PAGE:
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I've been told it's good practice to keep as much of my PHP files outside of public_html whenever possible.

It's been suggested to me to use define magical constants to refer to files outside of public_html which is fine, I can go one directory up out of public_html by doing that.

My question now is this:

  1. What are the differences between webroot and document root?

  2. To prevent stuff like directory traversing, is it OK to just refer to a folder one directory up outside of public_html? Or do I need to go further, many directories up to ensure those files cannot be accessed?

I also want not just to avoid/prevent directory traversing but to hide important files like my connection file that contains my MySQL username and login details every time it makes a connection for example.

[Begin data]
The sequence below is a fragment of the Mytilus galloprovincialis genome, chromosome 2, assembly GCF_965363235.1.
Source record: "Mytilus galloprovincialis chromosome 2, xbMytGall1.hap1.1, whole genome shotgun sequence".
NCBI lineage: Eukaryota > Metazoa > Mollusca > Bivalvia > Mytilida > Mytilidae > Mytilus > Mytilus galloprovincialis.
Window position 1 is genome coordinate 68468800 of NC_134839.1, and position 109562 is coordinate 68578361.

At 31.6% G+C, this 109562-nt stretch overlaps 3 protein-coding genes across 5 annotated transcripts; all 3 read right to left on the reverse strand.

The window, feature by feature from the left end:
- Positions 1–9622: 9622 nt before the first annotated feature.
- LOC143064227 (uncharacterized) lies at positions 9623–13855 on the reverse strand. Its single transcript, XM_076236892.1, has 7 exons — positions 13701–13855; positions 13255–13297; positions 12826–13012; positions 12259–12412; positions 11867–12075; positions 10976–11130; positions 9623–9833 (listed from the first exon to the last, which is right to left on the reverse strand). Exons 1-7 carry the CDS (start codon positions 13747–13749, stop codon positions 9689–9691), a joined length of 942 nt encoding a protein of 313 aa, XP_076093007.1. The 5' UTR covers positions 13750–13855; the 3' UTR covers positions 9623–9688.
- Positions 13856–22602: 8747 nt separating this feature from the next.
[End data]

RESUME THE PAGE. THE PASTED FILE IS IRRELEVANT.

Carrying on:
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1 Answer 1

up vote 4 down vote accepted

Webroot and document root are just two different terms that, in the case of web development, mean the same thing.

Only files inside the webroot (in your case public_html) can be accessed over the web. Anything outside of it can only be accessed by the server itself. So, you can create a folder next to public_html for all your web-related files that you don't want web-accessible.

However, bear in mind that users won't ever see the PHP source, since it gets executed before the file is sent to the user. So that means that even if a user tries to access your "connect to the database" file, all they'll get is an empty page, and no trace of your login credentials.

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Hopefully the verbose output is properly structured, along with the appropriate error/notification settings. –  RobB Jul 8 '12 at 2:10
Ah cool, thanks for that. My concern about the connection file for example though is that I've read there are ways to destroy the php headers and then dump the contents as text only which I think is how they can access it but yes, I can see my "other" folder that sits side by side with public_html cant be accessed, excellent –  Kalcoder Jul 8 '12 at 2:20

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